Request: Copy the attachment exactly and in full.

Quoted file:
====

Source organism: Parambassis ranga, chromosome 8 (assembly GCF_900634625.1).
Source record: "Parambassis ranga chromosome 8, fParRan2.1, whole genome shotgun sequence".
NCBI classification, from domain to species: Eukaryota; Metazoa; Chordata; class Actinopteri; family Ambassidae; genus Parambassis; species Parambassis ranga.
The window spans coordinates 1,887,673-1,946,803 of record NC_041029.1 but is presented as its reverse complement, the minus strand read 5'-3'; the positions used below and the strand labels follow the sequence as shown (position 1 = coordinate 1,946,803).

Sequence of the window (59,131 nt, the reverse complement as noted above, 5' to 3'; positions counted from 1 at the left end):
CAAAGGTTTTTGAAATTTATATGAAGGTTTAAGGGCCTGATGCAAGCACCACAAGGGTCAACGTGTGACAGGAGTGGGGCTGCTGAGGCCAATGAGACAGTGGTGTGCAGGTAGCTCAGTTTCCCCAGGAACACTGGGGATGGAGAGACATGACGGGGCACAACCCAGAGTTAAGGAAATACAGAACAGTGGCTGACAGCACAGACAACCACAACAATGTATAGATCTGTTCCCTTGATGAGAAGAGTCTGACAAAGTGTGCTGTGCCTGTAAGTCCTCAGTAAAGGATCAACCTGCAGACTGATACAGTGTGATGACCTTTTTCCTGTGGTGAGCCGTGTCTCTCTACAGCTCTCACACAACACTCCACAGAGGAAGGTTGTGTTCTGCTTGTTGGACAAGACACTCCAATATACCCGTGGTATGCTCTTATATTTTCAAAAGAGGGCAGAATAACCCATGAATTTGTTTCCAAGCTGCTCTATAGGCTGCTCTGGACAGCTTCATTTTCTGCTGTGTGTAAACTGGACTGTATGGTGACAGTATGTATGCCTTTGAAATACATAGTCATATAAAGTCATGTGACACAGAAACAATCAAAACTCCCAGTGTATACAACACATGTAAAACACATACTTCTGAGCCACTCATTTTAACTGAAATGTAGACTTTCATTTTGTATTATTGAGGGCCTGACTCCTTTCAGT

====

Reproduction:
Source organism: Parambassis ranga, chromosome 8 (assembly GCF_900634625.1).
Source record: "Parambassis ranga chromosome 8, fParRan2.1, whole genome shotgun sequence".
NCBI classification, from domain to species: Eukaryota; Metazoa; Chordata; class Actinopteri; family Ambassidae; genus Parambassis; species Parambassis ranga.
The window spans coordinates 1,887,673-1,946,803 of record NC_041029.1 but is presented as its reverse complement, the minus strand read 5'-3'; the positions used below and the strand labels follow the sequence as shown (position 1 = coordinate 1,946,803).

Sequence of the window (59,131 nt, the reverse complement as noted above, 5' to 3'; positions counted from 1 at the left end):
CAAAGGTTTTTGAAATTTATATGAAGGTTTAAGGGCCTGATGCAAGCACCACAAGGGTCAACGTGTGACAGGAGTGGGGCTGCTGAGGCCAATGAGACAGTGGTGTGCAGGTAGCTCAGTTTCCCCAGGAACACTGGGGATGGAGAGACATGACGGGGCACAACCCAGAGTTAAGGAAATACAGAACAGTGGCTGACAGCACAGACAACCACAACAATGTATAGATCTGTTCCCTTGATGAGAAGAGTCTGACAAAGTGTGCTGTGCCTGTAAGTCCTCAGTAAAGGATCAACCTGCAGACTGATACAGTGTGATGACCTTTTTCCTGTGGTGAGCCGTGTCTCTCTACAGCTCTCACACAACACTCCACAGAGGAAGGTTGTGTTCTGCTTGTTGGACAAGACACTCCAATATACCCGTGGTATGCTCTTATATTTTCAAAAGAGGGCAGAATAACCCATGAATTTGTTTCCAAGCTGCTCTATAGGCTGCTCTGGACAGCTTCATTTTCTGCTGTGTGTAAACTGGACTGTATGGTGACAGTATGTATGCCTTTGAAATACATAGTCATATAAAGTCATGTGACACAGAAACAATCAAAACTCCCAGTGTATACAACACATGTAAAACACATACTTCTGAGCCACTCATTTTAACTGAAATGTAGACTTTCATTTTGTATTATTGAGGGCCTGACTCCTTTCAGT